Archaeologists digging near one of Egypt’s oldest cities have unearthed a rare and exciting find. While excavating the tomb of the 12th-dynasty pharaoh Senwosret III near Abydos, researchers from the University of Pennsylvania unearthed the ruins of a massive “boat tomb” typical of royal burials at the time. The shape of the tomb and several heavily decomposed pieces of wood found at the site suggest that the ruler’s own ship might have been buried at the site, but is believed to have been looted for its lumber sometime in the distant past. Current estimates put the date of the tomb’s construction to around 1250 B.C.
The boats within the tomb are thought to have been constructed during Egypt’s 12th dynasty, a time when fleets of Egyptian ships traversed waters throughout the region. Echoing this reliance on naval technology, the walls of the tomb surrounding the boat were painted with hundreds of images of ships, fleets, and various maritime activity.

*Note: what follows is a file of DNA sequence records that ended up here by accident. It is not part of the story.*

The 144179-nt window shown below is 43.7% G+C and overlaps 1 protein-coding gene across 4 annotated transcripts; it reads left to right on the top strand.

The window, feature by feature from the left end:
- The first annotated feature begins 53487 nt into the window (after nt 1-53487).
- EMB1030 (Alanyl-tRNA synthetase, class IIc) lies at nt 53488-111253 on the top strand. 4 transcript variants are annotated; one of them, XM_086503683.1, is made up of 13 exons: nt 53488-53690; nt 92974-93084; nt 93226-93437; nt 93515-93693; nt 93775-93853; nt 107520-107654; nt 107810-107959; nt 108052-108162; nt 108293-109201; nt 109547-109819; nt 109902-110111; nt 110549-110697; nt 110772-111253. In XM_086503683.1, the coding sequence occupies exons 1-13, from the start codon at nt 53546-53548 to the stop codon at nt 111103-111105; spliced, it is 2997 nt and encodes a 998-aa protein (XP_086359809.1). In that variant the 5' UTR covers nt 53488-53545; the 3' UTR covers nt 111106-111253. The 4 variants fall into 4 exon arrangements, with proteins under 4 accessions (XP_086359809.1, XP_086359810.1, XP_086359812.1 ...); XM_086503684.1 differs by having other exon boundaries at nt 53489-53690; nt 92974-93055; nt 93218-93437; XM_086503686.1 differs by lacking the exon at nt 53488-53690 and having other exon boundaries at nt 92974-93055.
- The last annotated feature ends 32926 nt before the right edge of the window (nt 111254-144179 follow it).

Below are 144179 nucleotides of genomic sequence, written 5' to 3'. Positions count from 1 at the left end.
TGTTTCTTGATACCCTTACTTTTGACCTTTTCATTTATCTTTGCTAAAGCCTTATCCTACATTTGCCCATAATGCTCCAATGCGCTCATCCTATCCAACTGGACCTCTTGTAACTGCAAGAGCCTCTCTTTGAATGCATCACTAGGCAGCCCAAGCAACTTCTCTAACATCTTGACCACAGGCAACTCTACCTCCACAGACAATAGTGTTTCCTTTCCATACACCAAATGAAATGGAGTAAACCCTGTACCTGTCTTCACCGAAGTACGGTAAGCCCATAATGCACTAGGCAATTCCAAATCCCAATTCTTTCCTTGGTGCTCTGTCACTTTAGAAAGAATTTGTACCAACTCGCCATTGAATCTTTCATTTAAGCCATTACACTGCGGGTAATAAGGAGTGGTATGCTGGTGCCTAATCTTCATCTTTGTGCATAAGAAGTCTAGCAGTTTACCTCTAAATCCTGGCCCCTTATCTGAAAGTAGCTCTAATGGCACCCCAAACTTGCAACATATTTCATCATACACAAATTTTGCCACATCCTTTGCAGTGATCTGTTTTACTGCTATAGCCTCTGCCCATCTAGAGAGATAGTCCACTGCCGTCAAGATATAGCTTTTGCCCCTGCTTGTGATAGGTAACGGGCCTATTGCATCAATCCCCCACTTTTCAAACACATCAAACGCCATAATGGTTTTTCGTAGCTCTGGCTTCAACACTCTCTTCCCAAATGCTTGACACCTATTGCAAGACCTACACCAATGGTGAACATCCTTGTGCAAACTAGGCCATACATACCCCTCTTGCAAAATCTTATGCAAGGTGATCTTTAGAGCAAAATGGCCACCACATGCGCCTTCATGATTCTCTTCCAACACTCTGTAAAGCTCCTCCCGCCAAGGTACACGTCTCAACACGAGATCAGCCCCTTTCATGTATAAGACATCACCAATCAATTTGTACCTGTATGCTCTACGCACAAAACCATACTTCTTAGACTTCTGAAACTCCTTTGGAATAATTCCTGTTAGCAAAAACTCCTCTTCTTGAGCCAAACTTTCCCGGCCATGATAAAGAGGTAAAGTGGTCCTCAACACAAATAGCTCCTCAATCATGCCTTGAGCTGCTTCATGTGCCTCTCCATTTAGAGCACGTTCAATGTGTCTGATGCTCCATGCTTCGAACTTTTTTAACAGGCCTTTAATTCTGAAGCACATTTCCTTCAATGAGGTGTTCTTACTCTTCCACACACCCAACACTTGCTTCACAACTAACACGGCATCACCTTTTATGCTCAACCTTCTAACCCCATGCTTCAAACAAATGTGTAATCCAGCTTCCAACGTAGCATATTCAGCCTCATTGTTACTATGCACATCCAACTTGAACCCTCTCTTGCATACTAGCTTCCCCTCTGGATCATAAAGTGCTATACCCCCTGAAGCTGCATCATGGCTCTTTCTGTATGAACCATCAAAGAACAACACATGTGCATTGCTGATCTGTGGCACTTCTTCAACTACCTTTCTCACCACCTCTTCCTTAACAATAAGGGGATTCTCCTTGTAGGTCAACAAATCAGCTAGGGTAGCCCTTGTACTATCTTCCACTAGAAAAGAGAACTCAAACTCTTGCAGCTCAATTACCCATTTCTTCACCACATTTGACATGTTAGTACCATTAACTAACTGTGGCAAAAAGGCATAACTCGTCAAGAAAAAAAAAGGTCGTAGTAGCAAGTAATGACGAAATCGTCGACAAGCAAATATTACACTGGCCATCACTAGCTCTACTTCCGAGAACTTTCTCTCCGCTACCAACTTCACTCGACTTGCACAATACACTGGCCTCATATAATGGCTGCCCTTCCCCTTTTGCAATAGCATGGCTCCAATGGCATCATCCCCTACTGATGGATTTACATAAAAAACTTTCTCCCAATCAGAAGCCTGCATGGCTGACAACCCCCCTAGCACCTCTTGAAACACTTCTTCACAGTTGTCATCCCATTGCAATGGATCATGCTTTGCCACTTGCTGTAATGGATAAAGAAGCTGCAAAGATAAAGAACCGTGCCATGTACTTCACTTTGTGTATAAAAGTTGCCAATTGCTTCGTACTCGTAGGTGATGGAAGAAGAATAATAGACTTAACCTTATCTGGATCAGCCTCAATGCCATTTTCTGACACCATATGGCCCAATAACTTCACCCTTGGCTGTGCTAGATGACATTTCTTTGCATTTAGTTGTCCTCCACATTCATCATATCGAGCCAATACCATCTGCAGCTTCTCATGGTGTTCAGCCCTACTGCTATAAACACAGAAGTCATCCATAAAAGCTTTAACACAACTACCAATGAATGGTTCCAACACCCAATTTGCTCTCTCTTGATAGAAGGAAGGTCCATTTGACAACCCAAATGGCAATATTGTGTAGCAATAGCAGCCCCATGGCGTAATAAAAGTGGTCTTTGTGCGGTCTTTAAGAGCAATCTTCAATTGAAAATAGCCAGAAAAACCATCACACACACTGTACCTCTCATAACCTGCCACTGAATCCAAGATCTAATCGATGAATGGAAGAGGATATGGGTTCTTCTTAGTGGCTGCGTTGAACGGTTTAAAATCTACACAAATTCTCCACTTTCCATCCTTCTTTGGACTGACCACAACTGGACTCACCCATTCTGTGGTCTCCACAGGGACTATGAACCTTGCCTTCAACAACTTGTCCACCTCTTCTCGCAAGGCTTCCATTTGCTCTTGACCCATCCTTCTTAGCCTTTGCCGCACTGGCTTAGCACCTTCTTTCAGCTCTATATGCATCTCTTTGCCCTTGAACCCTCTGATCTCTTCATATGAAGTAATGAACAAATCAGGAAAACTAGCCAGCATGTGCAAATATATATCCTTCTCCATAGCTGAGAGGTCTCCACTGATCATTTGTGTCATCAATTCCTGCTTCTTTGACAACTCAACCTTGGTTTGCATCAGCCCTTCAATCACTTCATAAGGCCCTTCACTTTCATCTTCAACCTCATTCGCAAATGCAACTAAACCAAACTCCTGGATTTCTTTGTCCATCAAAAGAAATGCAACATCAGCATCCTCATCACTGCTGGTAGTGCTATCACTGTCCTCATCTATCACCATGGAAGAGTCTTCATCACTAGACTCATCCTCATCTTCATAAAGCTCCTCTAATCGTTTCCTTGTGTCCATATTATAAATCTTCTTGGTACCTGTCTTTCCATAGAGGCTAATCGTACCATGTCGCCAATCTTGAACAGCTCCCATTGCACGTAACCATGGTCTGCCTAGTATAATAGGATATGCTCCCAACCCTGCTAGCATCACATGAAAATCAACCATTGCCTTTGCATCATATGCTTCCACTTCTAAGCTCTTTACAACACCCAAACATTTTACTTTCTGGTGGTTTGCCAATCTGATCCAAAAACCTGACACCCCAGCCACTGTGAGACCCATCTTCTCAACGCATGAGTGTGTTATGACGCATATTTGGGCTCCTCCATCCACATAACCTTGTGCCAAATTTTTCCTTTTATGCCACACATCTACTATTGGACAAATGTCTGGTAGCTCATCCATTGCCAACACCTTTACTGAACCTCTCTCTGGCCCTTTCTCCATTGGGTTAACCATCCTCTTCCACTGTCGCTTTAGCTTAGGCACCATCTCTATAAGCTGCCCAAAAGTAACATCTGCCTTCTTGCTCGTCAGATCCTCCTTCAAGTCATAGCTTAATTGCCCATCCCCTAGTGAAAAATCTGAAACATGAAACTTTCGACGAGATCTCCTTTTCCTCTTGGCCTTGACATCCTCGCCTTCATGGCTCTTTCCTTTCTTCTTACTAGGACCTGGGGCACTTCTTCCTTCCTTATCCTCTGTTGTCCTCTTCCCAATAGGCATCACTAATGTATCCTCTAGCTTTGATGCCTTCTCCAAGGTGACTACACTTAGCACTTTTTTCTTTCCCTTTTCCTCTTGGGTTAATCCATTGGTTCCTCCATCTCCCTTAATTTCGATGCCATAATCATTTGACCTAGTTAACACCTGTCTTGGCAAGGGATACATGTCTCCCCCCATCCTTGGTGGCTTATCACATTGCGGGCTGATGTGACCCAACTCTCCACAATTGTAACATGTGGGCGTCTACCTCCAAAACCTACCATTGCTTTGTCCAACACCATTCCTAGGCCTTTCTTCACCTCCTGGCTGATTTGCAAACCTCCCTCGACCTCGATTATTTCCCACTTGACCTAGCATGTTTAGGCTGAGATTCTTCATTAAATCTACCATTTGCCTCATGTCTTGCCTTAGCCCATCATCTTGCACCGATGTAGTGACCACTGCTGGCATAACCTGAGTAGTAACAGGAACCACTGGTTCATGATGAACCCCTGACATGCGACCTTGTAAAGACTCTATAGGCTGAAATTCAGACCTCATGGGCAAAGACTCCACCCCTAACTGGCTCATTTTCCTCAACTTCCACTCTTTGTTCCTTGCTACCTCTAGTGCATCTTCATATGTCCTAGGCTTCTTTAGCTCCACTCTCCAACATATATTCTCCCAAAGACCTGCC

In an article published in The International Journal of Maritime Archaeology, lead researcher Joseph Wagner writes that these drawings are quite diverse and offer a unique glimpse into Royal Egyptian maritime culture at the time:
The boat images range significantly in size and complexity. At the upper end of the variation are large, well-rendered boats depicted with masts, sails, rigging, deckhouses/cabins, rudders, oars, and in some cases rowers. At the lower end of the range are highly simplified boats, schematically rendered as one or two curving lines depicting a hull, surmounted by a schematized rectangular deckhouse, but devoid of other details.
The tomb also contains a fleet of smaller boats arranged just outside of the pharaoh’s burial chamber. The boats were likely used in Senwosret III’s funeral procession, bringing his body down the Nile before being entombed along with him in his final resting place.
It is believed that this type of burial rite was performed to ensure that deceased royals would have a fleet capable of ferrying them on their journey into the afterlife.